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During the past 12 months I've gotten literally thousands of e-mails in response to what I've written in this space. Though I was unable to answer every one, I do (eventually) read every single (non-spam) thing that comes into my inbox, and I'm deeply grateful for the feedback, whether you agree with me or not. To salute my readers, I herewith offer a quick round-up of some of the more interesting and entertaining responses to this column this year -- from my inbox and beyond:
In my column titled ""Hey, Magazines, Are You In or Are You Out?"" (and subtitled "Time to Step Up and Declare Whether You Still Believe in Publishing"), I suggested that the self-destructive, vision-impaired depressives populating the executive suites of a number of American magazine-publishing conglomerates would rather throw in the towel and just drive their brands into the ground than figure out a new business model for the Google Age.
In response, I got a rather wonderful e-mail from Eric Nakamura, the president and publisher of Giant Robot, an Asian-American pop-culture magazine that has long been one of my favorite indie reads. (The Giant Robot Online Store is rather awesome too.) Nakamura simply e-mailed: "I'm in! I'm still publishing. I still believe."
The one column this year that provoked the longest-lasting firestorm: ""Is the Newspaper Ombudsman More or Less Obsolete?"" In it, I played devil's advocate, wondering if so-called readers' advocates were really necessary anymore, given how readers are newly empowered to counter-spin the mainstream-media spin on the news -- thanks, for starters, to blogs and the explosion of online comment boards attached to individual articles. In response, it almost seemed as if just about every working ombudsperson around the world, at papers ranging from the San Antonio Express-News to The Guardian (U.K.), eventually felt compelled to write a spirited defense of the profession -- and/or basically call me an idiot. Among non-ombuds, Phil Bronstein, former editor of the San Francisco Chronicle, mostly agreed with me in his Chronicle column, noting "that the public is in a much better position to participate and be heard by newsrooms." Arguably the best-ever ombudsman, Daniel Okrent (the very first so-called public editor at the late-to-the-game New York Times), rather winningly wrote an open letter to Jim Romenesko's media blog to make the point (among others) that "If Dumenco thinks ombuds are inevitably 'boring as hell' and beset by a 'pedantic sensibility,' then he clearly has not been reading Clark Hoyt's superb work in the Times." But I was most charmed by K. Narayanan at The Hindu, India's national newspaper, who wrapped up his pro-ombuds argument with some self-deprecating hedging in direct response to my disses: "Of course," he wrote, "I am elderly, paternal and may be boring!"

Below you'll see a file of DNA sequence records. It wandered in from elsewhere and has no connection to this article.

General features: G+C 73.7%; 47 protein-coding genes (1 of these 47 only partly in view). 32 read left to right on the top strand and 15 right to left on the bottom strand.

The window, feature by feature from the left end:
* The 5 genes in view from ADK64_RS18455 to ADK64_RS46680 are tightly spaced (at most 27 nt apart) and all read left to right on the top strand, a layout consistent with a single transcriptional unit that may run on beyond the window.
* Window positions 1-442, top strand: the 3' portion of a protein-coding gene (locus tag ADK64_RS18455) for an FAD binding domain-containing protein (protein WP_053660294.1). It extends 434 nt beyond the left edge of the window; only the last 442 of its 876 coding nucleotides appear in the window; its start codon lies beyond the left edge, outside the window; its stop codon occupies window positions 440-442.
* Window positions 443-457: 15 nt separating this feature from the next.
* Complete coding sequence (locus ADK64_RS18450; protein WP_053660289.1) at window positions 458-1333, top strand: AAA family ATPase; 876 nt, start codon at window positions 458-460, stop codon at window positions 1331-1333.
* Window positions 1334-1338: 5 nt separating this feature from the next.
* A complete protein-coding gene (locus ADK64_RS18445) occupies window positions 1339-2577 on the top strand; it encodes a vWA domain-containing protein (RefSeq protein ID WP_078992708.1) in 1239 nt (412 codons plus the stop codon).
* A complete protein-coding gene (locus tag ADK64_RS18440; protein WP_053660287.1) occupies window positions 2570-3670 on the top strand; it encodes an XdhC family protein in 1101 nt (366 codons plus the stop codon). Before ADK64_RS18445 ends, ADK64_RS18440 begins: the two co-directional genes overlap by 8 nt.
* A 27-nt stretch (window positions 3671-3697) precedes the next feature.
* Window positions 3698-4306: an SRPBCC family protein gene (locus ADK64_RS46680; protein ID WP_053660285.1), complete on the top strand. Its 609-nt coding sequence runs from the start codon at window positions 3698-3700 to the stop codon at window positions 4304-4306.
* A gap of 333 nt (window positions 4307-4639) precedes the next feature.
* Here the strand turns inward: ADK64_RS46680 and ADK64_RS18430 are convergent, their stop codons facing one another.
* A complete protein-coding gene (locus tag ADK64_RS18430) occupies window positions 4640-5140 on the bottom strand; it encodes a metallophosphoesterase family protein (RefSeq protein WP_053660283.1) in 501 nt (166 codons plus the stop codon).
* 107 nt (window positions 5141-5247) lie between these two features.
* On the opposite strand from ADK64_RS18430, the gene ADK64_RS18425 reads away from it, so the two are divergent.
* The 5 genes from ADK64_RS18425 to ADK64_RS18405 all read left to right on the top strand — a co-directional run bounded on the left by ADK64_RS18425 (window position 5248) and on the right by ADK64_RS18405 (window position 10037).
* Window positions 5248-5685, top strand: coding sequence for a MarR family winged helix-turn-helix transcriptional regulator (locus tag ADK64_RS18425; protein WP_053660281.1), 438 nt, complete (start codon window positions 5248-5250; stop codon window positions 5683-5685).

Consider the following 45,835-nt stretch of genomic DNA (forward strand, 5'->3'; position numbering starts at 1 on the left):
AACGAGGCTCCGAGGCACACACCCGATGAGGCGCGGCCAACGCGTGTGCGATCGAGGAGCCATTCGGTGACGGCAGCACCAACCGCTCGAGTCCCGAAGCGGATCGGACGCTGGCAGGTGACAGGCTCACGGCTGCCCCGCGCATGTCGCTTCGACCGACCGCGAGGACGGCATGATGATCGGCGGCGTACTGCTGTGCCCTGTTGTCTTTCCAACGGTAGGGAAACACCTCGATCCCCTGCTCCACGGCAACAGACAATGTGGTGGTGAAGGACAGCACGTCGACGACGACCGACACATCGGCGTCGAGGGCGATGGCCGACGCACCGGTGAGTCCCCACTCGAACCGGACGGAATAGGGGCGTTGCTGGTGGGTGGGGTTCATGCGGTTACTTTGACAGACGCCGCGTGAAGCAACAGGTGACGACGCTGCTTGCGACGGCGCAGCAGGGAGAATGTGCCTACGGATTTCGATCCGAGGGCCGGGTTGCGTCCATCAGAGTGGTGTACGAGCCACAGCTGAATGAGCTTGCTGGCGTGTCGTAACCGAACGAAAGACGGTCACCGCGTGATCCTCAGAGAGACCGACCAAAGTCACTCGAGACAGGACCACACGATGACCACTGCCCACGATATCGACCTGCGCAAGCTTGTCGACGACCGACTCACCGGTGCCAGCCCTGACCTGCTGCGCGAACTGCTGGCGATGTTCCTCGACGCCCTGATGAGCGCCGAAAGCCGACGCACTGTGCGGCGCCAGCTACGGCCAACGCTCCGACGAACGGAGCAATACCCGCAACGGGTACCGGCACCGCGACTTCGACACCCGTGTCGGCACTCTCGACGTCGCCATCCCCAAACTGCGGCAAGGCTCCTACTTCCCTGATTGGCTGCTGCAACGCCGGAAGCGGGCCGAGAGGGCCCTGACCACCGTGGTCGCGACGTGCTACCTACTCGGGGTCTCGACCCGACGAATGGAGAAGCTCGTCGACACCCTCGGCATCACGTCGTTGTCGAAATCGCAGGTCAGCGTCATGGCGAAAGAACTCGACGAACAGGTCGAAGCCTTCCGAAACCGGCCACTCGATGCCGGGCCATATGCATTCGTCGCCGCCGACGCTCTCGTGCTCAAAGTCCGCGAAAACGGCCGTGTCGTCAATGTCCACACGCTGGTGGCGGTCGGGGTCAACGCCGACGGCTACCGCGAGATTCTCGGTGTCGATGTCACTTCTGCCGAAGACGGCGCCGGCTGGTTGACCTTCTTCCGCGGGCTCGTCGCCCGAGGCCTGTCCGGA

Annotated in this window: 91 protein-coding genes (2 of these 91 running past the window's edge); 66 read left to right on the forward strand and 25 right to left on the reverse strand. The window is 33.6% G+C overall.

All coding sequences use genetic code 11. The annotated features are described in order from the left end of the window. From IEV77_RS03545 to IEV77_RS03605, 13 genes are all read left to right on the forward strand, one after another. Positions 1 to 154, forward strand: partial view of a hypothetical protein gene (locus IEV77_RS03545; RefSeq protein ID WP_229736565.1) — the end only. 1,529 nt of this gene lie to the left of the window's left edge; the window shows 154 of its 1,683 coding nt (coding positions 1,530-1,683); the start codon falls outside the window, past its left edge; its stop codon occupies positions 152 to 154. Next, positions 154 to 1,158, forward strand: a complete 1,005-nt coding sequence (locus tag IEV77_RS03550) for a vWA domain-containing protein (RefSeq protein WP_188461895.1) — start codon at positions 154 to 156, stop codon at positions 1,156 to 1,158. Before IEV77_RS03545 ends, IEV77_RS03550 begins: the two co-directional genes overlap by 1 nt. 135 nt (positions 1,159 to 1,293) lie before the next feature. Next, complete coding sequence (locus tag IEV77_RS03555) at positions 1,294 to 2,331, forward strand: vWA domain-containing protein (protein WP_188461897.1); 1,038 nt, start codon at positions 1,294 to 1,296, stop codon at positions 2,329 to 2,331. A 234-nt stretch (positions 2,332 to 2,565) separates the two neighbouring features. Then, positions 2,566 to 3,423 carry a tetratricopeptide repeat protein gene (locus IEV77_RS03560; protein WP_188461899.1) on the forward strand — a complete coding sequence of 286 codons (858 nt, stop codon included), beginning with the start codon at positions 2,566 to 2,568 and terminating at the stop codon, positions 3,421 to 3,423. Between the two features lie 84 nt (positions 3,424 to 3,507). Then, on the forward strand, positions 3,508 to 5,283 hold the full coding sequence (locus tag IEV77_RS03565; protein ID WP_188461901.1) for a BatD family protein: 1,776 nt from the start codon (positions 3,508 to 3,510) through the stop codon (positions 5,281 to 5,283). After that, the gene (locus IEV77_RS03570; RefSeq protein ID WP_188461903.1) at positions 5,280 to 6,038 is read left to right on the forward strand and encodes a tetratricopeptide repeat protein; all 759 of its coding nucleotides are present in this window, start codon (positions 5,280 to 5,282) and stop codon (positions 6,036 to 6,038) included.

Sadly (and tellingly), I didn't get a single e-mail from a non-journalist newspaper reader championing ombudsmen.
Does "High School Musical 3" star Zac Efron read Ad Age? Well, he did at least one time. After my column dissecting the "HSM" phenomenon and the mass marketing of Disney-demographic stars with a lot of help from stalker paparazzi, Efron (whom I've interviewed in the past) e-mailed, "Great column :-) You pretty much summed up my feelings toward the papz these days." (Shortly thereafter, his movie opened, grabbing the top box-office spot in the U.S. and in more than a dozen countries around the world, the biggest global No. 1 opening since "The Dark Knight." "HSM3" has grossed nearly $225 million.)
Pulitzer Prize-winning journalist David Cay Johnston took issue with my Sept. 29 column, in which I took to task the "rah-rah financial media" (I singled out Fox Business News) for failing to sufficiently question Wall Street shenanigans during the recent boom years. "Some of us," Johnston e-mailed, "have for years been writing and warning about the risks, including me, in both The [New York] Times and in my bestselling books and hundreds of lectures, and my former colleagues Gretchen Morgenson and Floyd Norris. Various journalists at Fortune, BusinessWeek and The Economist also did solid work, as I am sure did some others." Johnston is absolutely right, and I thank him (by the way, his most recent book, "Free Lunch: How the Wealthiest Americans Enrich Themselves at Government Expense and Stick You With the Bill," is a must-read) and the colleagues he cites. I only wish there were more of their caliber.
I expected that my "Twitter, R.I.P.? Or Is There Gold Buried in Them Thar Tweets?" column would get some haiku-like responses -- on Twitter. Clearly, a lot of the "conversation" was echo-chamber nonsense by people who can't even properly skim an 800-word column without coming to boneheaded conclusions such as "Dumenco hates Twitter" (not true; I'm a Twitter user myself, but I continue to argue that it's too often used to enable mush-brained narcissism -- i.e., every idiotic little thing I think or do is worth micro-blogging about! -- and I question its long-term business prospects). But I particularly appreciated the tweet of Martin Bosworth (martinboz on Twitter) who summed up my argument thusly: "Twitter can't be made into a money machine, therefore it (like me) is useless." Touché! Or something.